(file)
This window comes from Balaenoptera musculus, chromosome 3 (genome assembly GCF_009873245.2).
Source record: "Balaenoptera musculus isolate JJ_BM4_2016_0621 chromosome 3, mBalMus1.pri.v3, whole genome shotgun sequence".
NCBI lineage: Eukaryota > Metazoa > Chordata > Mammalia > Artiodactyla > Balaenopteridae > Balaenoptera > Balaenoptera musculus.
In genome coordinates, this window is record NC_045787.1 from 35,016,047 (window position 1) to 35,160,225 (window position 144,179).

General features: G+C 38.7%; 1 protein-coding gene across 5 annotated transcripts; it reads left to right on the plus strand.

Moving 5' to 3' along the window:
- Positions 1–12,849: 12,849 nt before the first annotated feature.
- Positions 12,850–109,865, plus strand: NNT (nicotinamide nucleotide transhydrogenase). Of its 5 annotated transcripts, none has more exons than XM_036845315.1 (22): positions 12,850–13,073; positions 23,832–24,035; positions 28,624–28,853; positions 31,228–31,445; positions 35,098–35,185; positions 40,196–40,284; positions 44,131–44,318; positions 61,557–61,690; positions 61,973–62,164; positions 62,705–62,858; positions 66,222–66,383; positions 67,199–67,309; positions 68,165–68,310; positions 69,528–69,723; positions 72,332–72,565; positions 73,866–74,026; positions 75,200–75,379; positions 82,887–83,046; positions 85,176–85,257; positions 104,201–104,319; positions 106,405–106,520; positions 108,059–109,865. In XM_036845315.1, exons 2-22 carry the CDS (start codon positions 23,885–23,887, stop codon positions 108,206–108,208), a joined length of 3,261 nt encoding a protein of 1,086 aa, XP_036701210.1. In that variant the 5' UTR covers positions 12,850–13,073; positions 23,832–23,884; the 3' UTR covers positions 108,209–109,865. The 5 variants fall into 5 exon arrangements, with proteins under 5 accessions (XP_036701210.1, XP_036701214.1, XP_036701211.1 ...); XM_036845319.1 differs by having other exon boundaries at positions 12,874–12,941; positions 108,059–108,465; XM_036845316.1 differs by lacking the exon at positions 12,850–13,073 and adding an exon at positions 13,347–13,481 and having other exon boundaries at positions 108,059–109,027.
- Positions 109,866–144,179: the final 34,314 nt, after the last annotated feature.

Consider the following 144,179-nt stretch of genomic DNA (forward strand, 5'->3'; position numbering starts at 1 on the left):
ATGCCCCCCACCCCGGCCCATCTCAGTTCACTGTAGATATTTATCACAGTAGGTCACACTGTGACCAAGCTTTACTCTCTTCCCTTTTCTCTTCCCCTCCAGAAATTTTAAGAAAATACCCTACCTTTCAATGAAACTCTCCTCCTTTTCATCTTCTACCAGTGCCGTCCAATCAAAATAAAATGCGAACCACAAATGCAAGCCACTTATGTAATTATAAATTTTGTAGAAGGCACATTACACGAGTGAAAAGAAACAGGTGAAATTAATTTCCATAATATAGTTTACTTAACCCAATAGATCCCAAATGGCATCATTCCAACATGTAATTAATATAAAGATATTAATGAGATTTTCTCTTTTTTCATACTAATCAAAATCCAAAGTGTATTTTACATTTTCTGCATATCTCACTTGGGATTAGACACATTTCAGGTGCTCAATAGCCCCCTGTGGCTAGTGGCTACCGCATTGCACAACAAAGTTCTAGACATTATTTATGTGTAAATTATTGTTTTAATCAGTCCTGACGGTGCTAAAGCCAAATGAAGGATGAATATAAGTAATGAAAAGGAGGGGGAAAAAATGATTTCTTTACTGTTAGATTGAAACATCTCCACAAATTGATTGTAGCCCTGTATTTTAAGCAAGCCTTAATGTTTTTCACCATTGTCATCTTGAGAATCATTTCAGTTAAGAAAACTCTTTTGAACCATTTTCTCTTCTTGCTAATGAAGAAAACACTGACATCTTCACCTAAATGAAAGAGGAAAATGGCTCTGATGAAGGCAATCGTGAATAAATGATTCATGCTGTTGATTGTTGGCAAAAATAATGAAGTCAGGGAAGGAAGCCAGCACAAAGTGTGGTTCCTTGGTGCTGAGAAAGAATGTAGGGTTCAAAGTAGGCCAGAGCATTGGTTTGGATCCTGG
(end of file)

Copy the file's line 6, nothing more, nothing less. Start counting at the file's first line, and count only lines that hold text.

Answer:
Moving 5' to 3' along the window: